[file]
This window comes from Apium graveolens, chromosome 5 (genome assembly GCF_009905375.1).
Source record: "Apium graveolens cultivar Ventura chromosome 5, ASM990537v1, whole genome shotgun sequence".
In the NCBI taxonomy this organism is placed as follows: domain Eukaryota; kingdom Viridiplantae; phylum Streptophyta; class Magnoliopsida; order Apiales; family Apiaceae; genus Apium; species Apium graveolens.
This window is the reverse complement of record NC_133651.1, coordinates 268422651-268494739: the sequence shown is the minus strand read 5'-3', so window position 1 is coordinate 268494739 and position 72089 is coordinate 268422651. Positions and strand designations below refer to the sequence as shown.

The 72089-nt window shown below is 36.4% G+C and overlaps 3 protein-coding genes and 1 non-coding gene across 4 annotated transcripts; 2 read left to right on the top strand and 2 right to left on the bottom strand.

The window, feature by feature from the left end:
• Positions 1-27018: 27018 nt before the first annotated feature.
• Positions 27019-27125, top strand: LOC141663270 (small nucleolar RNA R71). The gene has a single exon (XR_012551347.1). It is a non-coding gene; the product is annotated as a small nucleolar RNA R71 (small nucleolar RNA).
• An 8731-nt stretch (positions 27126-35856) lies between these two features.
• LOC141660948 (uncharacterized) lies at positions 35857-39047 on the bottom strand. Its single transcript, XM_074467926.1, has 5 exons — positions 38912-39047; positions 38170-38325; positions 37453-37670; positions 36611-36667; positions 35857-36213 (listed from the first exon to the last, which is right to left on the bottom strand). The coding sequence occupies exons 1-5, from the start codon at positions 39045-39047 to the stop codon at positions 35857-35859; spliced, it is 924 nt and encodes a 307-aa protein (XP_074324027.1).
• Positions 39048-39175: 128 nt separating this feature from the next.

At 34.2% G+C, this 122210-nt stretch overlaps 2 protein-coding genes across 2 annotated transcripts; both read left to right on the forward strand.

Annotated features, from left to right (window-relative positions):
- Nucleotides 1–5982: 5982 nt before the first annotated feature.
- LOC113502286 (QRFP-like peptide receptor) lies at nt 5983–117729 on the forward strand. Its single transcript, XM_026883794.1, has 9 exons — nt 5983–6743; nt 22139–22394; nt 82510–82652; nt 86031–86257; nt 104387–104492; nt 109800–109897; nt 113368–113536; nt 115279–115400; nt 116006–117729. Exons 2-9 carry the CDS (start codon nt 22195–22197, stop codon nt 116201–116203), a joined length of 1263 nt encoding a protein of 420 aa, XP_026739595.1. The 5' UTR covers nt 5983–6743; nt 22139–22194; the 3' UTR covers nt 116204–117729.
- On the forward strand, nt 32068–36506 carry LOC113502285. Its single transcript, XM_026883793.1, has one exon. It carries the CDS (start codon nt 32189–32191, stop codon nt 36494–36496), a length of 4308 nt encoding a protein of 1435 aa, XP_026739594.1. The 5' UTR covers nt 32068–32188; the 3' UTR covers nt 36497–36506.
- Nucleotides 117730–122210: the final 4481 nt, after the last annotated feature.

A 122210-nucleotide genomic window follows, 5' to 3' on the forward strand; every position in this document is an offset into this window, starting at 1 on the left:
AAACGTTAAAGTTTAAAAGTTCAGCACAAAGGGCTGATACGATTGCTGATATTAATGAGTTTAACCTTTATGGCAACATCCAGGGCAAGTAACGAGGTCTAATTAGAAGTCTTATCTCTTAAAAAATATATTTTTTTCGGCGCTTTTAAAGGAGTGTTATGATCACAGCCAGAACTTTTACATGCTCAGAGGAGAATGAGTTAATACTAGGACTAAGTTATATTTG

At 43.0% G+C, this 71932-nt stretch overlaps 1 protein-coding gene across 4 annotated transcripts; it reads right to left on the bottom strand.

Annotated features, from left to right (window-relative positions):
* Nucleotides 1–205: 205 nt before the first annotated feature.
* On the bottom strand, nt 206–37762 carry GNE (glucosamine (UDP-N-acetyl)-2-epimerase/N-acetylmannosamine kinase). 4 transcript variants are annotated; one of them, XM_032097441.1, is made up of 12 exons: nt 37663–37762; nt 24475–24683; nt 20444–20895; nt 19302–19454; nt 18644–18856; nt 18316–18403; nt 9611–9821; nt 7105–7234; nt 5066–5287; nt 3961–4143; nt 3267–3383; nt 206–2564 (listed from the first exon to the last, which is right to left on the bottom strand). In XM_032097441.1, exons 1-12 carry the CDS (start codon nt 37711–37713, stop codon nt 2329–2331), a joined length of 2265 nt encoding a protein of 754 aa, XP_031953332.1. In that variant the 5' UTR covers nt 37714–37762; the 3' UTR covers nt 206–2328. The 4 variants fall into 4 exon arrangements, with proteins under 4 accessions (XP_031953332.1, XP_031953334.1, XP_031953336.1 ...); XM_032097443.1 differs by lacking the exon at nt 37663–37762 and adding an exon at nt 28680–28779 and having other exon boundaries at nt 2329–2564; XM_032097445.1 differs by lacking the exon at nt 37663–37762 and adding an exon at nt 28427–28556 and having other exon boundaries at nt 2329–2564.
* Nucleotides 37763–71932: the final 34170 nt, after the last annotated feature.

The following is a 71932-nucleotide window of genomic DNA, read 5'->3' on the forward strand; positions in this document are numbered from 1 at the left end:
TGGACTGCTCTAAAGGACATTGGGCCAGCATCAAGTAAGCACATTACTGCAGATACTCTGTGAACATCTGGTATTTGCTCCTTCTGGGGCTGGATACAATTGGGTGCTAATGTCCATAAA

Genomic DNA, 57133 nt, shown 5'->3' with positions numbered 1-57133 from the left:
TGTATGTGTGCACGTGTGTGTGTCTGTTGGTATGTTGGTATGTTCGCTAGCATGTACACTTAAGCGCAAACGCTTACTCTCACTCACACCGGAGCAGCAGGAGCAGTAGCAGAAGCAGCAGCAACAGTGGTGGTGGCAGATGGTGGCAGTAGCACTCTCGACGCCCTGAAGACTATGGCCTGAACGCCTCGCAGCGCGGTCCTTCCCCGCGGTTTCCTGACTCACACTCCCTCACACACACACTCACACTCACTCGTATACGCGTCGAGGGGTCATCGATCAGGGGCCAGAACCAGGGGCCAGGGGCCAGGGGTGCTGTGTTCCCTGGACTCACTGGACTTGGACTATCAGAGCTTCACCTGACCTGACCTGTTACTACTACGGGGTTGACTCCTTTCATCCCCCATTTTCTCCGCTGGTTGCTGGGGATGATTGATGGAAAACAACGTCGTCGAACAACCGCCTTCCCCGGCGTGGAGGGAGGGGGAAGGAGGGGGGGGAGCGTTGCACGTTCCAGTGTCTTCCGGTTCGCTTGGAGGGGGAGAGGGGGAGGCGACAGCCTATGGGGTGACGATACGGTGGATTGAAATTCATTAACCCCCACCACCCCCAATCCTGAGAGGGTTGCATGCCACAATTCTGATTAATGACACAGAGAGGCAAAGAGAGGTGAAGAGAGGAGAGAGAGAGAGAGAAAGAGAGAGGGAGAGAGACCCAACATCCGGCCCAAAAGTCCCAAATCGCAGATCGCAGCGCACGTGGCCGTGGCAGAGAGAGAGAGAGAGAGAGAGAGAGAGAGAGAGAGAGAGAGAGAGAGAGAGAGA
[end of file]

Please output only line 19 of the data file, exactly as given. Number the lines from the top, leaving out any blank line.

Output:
AAACGTTAAAGTTTAAAAGTTCAGCACAAAGGGCTGATACGATTGCTGATATTAATGAGTTTAACCTTTATGGCAACATCCAGGGCAAGTAACGAGGTCTAATTAGAAGTCTTATCTCTTAAAAAATATATTTTTTTCGGCGCTTTTAAAGGAGTGTTATGATCACAGCCAGAACTTTTACATGCTCAGAGGAGAATGAGTTAATACTAGGACTAAGTTATATTTG